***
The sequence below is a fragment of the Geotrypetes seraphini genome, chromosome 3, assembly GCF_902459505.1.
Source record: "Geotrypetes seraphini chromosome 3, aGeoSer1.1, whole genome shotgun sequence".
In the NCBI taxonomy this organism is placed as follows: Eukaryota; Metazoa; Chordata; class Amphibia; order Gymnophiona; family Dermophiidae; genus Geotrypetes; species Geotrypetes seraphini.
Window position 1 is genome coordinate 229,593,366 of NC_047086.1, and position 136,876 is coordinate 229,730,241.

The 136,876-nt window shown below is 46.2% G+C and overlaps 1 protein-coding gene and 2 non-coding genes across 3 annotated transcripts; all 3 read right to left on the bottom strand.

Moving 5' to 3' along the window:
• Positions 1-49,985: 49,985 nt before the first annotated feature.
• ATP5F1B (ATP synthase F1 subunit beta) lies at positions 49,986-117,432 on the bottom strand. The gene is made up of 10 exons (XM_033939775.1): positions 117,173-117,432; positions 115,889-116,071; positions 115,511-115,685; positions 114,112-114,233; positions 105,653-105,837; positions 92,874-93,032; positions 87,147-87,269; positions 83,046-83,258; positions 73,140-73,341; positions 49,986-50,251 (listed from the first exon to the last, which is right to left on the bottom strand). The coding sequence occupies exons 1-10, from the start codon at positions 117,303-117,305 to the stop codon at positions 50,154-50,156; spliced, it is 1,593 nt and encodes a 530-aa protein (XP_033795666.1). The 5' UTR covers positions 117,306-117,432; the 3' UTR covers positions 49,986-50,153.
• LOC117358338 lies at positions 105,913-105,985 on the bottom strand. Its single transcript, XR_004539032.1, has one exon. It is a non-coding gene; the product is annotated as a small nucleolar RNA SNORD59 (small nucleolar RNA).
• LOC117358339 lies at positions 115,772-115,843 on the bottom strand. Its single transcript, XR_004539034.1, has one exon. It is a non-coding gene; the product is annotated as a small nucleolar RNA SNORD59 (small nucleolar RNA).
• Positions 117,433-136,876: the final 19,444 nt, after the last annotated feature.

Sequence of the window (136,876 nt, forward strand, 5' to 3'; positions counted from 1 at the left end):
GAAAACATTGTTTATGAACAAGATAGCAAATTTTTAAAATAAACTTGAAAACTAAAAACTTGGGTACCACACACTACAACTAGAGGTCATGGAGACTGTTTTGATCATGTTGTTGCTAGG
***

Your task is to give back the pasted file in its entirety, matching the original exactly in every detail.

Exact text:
The sequence below is a fragment of the Geotrypetes seraphini genome, chromosome 3, assembly GCF_902459505.1.
Source record: "Geotrypetes seraphini chromosome 3, aGeoSer1.1, whole genome shotgun sequence".
In the NCBI taxonomy this organism is placed as follows: Eukaryota; Metazoa; Chordata; class Amphibia; order Gymnophiona; family Dermophiidae; genus Geotrypetes; species Geotrypetes seraphini.
Window position 1 is genome coordinate 229,593,366 of NC_047086.1, and position 136,876 is coordinate 229,730,241.

The 136,876-nt window shown below is 46.2% G+C and overlaps 1 protein-coding gene and 2 non-coding genes across 3 annotated transcripts; all 3 read right to left on the bottom strand.

Moving 5' to 3' along the window:
• Positions 1-49,985: 49,985 nt before the first annotated feature.
• ATP5F1B (ATP synthase F1 subunit beta) lies at positions 49,986-117,432 on the bottom strand. The gene is made up of 10 exons (XM_033939775.1): positions 117,173-117,432; positions 115,889-116,071; positions 115,511-115,685; positions 114,112-114,233; positions 105,653-105,837; positions 92,874-93,032; positions 87,147-87,269; positions 83,046-83,258; positions 73,140-73,341; positions 49,986-50,251 (listed from the first exon to the last, which is right to left on the bottom strand). The coding sequence occupies exons 1-10, from the start codon at positions 117,303-117,305 to the stop codon at positions 50,154-50,156; spliced, it is 1,593 nt and encodes a 530-aa protein (XP_033795666.1). The 5' UTR covers positions 117,306-117,432; the 3' UTR covers positions 49,986-50,153.
• LOC117358338 lies at positions 105,913-105,985 on the bottom strand. Its single transcript, XR_004539032.1, has one exon. It is a non-coding gene; the product is annotated as a small nucleolar RNA SNORD59 (small nucleolar RNA).
• LOC117358339 lies at positions 115,772-115,843 on the bottom strand. Its single transcript, XR_004539034.1, has one exon. It is a non-coding gene; the product is annotated as a small nucleolar RNA SNORD59 (small nucleolar RNA).
• Positions 117,433-136,876: the final 19,444 nt, after the last annotated feature.

Sequence of the window (136,876 nt, forward strand, 5' to 3'; positions counted from 1 at the left end):
GAAAACATTGTTTATGAACAAGATAGCAAATTTTTAAAATAAACTTGAAAACTAAAAACTTGGGTACCACACACTACAACTAGAGGTCATGGAGACTGTTTTGATCATGTTGTTGCTAGG